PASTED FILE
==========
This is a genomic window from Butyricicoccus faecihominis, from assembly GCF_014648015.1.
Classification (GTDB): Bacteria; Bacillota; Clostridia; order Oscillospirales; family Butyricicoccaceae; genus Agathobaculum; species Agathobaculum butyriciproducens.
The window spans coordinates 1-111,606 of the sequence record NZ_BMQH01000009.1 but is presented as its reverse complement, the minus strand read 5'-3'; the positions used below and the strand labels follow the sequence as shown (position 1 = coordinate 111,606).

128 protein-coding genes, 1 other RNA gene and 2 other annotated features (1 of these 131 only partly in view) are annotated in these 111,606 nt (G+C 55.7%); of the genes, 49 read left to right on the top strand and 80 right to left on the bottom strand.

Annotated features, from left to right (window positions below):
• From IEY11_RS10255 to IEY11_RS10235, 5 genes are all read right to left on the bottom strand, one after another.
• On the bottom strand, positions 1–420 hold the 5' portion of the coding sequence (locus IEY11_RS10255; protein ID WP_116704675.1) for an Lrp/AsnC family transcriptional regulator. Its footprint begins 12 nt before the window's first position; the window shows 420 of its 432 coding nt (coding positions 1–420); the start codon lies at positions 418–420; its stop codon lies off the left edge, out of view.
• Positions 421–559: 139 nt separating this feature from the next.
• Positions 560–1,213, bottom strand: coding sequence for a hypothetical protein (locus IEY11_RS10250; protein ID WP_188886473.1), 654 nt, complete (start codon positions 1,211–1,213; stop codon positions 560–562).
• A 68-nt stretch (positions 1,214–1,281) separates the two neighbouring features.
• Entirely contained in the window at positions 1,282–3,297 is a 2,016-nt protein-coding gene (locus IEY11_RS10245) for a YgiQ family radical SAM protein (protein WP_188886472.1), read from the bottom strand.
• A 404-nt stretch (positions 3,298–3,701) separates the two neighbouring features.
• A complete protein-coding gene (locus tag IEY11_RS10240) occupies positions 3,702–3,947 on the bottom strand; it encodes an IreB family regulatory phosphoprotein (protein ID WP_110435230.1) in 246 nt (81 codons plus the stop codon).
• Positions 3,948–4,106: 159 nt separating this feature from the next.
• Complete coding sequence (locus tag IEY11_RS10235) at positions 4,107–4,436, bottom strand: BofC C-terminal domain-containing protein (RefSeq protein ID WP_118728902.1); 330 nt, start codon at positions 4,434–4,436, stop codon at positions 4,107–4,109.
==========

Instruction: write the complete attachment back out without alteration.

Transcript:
This is a genomic window from Butyricicoccus faecihominis, from assembly GCF_014648015.1.
Classification (GTDB): Bacteria; Bacillota; Clostridia; order Oscillospirales; family Butyricicoccaceae; genus Agathobaculum; species Agathobaculum butyriciproducens.
The window spans coordinates 1-111,606 of the sequence record NZ_BMQH01000009.1 but is presented as its reverse complement, the minus strand read 5'-3'; the positions used below and the strand labels follow the sequence as shown (position 1 = coordinate 111,606).

128 protein-coding genes, 1 other RNA gene and 2 other annotated features (1 of these 131 only partly in view) are annotated in these 111,606 nt (G+C 55.7%); of the genes, 49 read left to right on the top strand and 80 right to left on the bottom strand.

Annotated features, from left to right (window positions below):
• From IEY11_RS10255 to IEY11_RS10235, 5 genes are all read right to left on the bottom strand, one after another.
• On the bottom strand, positions 1–420 hold the 5' portion of the coding sequence (locus IEY11_RS10255; protein ID WP_116704675.1) for an Lrp/AsnC family transcriptional regulator. Its footprint begins 12 nt before the window's first position; the window shows 420 of its 432 coding nt (coding positions 1–420); the start codon lies at positions 418–420; its stop codon lies off the left edge, out of view.
• Positions 421–559: 139 nt separating this feature from the next.
• Positions 560–1,213, bottom strand: coding sequence for a hypothetical protein (locus IEY11_RS10250; protein ID WP_188886473.1), 654 nt, complete (start codon positions 1,211–1,213; stop codon positions 560–562).
• A 68-nt stretch (positions 1,214–1,281) separates the two neighbouring features.
• Entirely contained in the window at positions 1,282–3,297 is a 2,016-nt protein-coding gene (locus IEY11_RS10245) for a YgiQ family radical SAM protein (protein WP_188886472.1), read from the bottom strand.
• A 404-nt stretch (positions 3,298–3,701) separates the two neighbouring features.
• A complete protein-coding gene (locus tag IEY11_RS10240) occupies positions 3,702–3,947 on the bottom strand; it encodes an IreB family regulatory phosphoprotein (protein ID WP_110435230.1) in 246 nt (81 codons plus the stop codon).
• Positions 3,948–4,106: 159 nt separating this feature from the next.
• Complete coding sequence (locus tag IEY11_RS10235) at positions 4,107–4,436, bottom strand: BofC C-terminal domain-containing protein (RefSeq protein ID WP_118728902.1); 330 nt, start codon at positions 4,434–4,436, stop codon at positions 4,107–4,109.